Runge-Kutta Butcher tables

I like to have the Butcher's table for Explicit (or implicit as well) Runge-Kutta method of a fixed order.

I do not understand reading http://blog.wolframalpha.com/2013/09/10/numerical-methods-runge-kutta-algorithms/ and http://reference.wolfram.com/language/tutorial/NDSolveExplicitRungeKutta.html if it is possible to produce such tables let's say for Runge-Kutta 6th order method or implicit Lobatto 12th order (for example).

I know there are many analytical ways to compute this tables (actually these is the reason why there are many different Runge-Kutta schemes I guess), but I like to have the coefficients used by the Runge-Kutta integrators in Mathematica.

Could some one help me?

Thanks !

• Something like NDSolveEmbeddedExplicitRungeKuttaCoefficients[6, Infinity]? See also ?NDSolve*Coefficients*. Jan 19, 2015 at 19:13
• @MichaelE2 Thank you. It was what I needed but, when I try, using the ?NDSolve*Coefficients* to change the method, let's say, I want the Implicit Lobatto Method IIIA I receive every time the same output as the input: I type NDSolveImplicitRungeKuttaLobattoIIIACoefficients[6, Infinity] and the output is NDSolveImplicitRungeKuttaLobattoIIIACoefficients[6, Infinity] and anything else. Jan 21, 2015 at 10:52
• I put my comment in an answer, with references. I did not have the problem you report with NDSolveImplicitRungeKuttaLobattoIIIACoefficients. I'm not sure what the issue is. The code executes fine on a fresh kernel, too. Jan 21, 2015 at 11:39

The tutorial "ExplicitRungeKutta" Method for NDSolve shows how to get the built-in coefficients for the the default 2(1) embedded pair:

NDSolveEmbeddedExplicitRungeKuttaCoefficients[2, Infinity]
(*
{{{1}, {1/2, 1/2}}, {1/2, 1/2, 0}, {1, 1}, {-(1/2), 2/3, -(1/6)}}
*)


The general syntax for a given method, order, and precision appears to be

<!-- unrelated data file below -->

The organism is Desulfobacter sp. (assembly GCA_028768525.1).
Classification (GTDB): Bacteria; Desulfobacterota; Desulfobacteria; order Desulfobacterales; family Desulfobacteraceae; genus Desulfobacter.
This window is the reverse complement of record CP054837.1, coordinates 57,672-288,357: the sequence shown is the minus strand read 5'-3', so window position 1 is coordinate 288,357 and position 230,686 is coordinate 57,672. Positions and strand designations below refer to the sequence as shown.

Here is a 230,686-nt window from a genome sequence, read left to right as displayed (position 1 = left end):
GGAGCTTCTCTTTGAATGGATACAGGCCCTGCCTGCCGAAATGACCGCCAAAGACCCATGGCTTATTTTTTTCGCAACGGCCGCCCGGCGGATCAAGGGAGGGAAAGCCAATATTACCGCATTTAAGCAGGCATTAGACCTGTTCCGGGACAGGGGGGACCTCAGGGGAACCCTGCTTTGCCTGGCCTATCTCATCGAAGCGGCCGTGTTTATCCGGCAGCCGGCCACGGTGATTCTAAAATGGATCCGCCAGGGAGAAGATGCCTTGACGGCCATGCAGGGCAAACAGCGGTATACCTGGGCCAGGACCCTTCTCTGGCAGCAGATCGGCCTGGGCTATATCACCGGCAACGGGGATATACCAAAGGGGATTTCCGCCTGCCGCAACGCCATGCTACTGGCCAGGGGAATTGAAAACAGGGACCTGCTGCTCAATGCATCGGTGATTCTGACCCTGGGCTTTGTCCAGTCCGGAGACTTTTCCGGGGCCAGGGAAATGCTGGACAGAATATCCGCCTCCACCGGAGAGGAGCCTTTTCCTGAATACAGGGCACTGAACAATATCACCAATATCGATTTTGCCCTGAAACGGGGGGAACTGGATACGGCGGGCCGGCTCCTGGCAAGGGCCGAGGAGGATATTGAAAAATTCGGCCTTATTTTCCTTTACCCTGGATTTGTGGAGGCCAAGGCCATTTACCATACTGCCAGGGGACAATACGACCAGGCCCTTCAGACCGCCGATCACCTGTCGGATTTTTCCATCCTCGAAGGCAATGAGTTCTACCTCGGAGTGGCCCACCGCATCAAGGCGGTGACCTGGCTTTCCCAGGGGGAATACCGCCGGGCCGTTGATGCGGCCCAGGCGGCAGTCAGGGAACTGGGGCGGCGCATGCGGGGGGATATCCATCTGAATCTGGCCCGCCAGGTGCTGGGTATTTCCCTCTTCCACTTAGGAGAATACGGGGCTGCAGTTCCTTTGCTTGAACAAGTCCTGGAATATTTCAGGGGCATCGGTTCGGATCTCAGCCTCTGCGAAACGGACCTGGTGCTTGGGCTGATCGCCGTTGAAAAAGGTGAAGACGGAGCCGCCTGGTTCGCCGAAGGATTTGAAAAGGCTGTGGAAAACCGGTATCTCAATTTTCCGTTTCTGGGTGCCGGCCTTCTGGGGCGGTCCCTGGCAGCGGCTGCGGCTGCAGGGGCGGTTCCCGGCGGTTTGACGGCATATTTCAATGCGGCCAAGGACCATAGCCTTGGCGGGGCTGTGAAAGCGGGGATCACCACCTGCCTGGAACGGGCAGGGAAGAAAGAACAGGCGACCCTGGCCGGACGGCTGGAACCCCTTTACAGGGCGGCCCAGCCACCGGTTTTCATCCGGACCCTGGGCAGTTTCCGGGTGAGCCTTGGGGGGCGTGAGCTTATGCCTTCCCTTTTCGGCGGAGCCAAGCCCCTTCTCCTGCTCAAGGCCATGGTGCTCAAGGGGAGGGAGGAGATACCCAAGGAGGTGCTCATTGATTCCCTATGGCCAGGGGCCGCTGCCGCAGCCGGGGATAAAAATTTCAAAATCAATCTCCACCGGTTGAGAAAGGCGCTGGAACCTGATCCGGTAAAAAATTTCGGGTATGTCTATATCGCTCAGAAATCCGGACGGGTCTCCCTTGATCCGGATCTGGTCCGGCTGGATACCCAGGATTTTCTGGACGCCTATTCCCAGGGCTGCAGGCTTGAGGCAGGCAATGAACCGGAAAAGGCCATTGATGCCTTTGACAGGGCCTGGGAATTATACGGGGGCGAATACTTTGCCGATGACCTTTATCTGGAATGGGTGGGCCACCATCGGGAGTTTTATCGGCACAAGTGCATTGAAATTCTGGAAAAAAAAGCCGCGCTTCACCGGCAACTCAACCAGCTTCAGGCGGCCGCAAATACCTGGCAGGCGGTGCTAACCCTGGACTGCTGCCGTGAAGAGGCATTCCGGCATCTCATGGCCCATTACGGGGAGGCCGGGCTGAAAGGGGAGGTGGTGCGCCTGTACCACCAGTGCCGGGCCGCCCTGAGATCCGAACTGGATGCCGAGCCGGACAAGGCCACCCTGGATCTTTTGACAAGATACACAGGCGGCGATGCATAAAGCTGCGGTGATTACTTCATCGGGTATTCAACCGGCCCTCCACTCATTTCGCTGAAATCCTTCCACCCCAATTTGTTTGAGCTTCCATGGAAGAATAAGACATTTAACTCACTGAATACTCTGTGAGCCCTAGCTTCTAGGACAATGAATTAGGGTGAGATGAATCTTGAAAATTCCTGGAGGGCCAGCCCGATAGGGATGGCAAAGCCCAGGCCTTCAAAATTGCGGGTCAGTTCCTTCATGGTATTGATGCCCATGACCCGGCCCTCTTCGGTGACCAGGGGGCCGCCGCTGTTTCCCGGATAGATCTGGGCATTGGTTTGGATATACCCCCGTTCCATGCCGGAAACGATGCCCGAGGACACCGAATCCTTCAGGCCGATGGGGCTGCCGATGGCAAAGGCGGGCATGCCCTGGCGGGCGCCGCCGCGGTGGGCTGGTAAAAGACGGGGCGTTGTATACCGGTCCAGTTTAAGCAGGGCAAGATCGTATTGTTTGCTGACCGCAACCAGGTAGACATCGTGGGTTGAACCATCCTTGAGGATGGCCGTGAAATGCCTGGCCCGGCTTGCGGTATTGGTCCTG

methodCoefficients[order, precision]


The tutorial The Design of the NDSolve Framework shows that the default coefficients for a method may be found through the method's "Coefficients" options.

Options[NDSolveExplicitRungeKutta]
(*
{"Coefficients" -> "EmbeddedExplicitRungeKuttaCoefficients",
"DifferenceOrder" -> Automatic,
"EmbeddedDifferenceOrder" -> Automatic,
"StepSizeControlParameters" -> Automatic,
"StepSizeRatioBounds" -> {1/8, 4},
"StepSizeSafetyFactors" -> Automatic, "StiffnessTest" -> Automatic}
*)


I could not find definitive lists of settings for "Coefficients" for each method, but things to try may be found in the following list:

? NDSolve*Coefficients


One may also define one's own coefficients as shown in the "ExplicitRungeKutta" documentation.

Examples:

NDSolveEmbeddedExplicitRungeKuttaCoefficients[6, MachinePrecision]
(*
{{{0.18}, {0.0895062, 0.0771605}, {0.0625, 0., 0.1875},
{0.316516, 0., -1.04495, 1.25843}, {0.272326, 0., -0.825134, 1.04809, 0.104716},
{-0.166994, 0., 0.631709, 0.17461, -1.06654, 1.22721},
{0.364238, 0., -0.204049, -0.348837, 3.26193, -2.7551, 0.681818},
{0.0763889, 0., 0., 0.369408, 0., 0.248016, 0.236742, 0.0694444}},
{0.0763889, 0., 0., 0.369408, 0., 0.248016, 0.236742, 0.0694444, 0.},
{0.18, 0.166667, 0.25, 0.53, 0.6, 0.8, 1., 1.},
{0.0176887, 0., 0., -0.111317, 0.853412, -0.956633, 0.236742, 0.128687, -0.16858}}
*)

NDSolveImplicitRungeKuttaLobattoIIIACoefficients[6, Infinity]
(*
{{{0, 0, 0, 0}, {1/120 (11 + Sqrt[5]), 1/120 (25 - Sqrt[5]),
1/120 (25 - 13 Sqrt[5]),
1/120 (-1 + Sqrt[5])}, {1/120 (11 - Sqrt[5]),
1/120 (25 + 13 Sqrt[5]), 1/120 (25 + Sqrt[5]),
1/120 (-1 - Sqrt[5])}, {1/12, 5/12, 5/12, 1/12}},
{1/12, 5/12, 5/12, 1/12},
{0, 1/10 (5 - Sqrt[5]), 1/10 (5 + Sqrt[5]), 1}}
*)


The OP reported in a comment that this last example returned unevaluated. I did not observe that (as can be seen). Earlier, I had tried the order 12 with infinite precision, which ran for a while before I aborted it; however, with the MachinePrecision, the computation finished quickly.

Update (3/2019):

I wrote at some point this little utility for formatting Mathematica's Butcher tables. For embedded rules, the last row is not the integration rule but the error rule, which is the difference of the two rules. I just came across this old answer and thought it was a good place to share the utility:

ClearAll[rkButcherTable];
rkButcherTable[a_, b_, c_, e_: Nothing] := Grid[
`